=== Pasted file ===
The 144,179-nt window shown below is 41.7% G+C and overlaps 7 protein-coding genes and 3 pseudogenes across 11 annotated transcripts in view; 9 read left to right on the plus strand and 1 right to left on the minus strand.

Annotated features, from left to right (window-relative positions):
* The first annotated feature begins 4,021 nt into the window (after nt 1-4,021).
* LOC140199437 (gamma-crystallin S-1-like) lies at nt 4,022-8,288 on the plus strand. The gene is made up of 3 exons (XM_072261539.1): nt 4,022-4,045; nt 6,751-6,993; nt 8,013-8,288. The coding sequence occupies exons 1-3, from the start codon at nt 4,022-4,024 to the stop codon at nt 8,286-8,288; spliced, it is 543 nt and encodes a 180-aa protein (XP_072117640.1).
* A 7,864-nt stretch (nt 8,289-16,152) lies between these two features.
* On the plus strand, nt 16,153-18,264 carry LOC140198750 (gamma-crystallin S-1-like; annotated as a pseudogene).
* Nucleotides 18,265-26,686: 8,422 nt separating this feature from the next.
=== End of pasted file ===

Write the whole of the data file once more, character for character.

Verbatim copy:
The 144,179-nt window shown below is 41.7% G+C and overlaps 7 protein-coding genes and 3 pseudogenes across 11 annotated transcripts in view; 9 read left to right on the plus strand and 1 right to left on the minus strand.

Annotated features, from left to right (window-relative positions):
* The first annotated feature begins 4,021 nt into the window (after nt 1-4,021).
* LOC140199437 (gamma-crystallin S-1-like) lies at nt 4,022-8,288 on the plus strand. The gene is made up of 3 exons (XM_072261539.1): nt 4,022-4,045; nt 6,751-6,993; nt 8,013-8,288. The coding sequence occupies exons 1-3, from the start codon at nt 4,022-4,024 to the stop codon at nt 8,286-8,288; spliced, it is 543 nt and encodes a 180-aa protein (XP_072117640.1).
* A 7,864-nt stretch (nt 8,289-16,152) lies between these two features.
* On the plus strand, nt 16,153-18,264 carry LOC140198750 (gamma-crystallin S-1-like; annotated as a pseudogene).
* Nucleotides 18,265-26,686: 8,422 nt separating this feature from the next.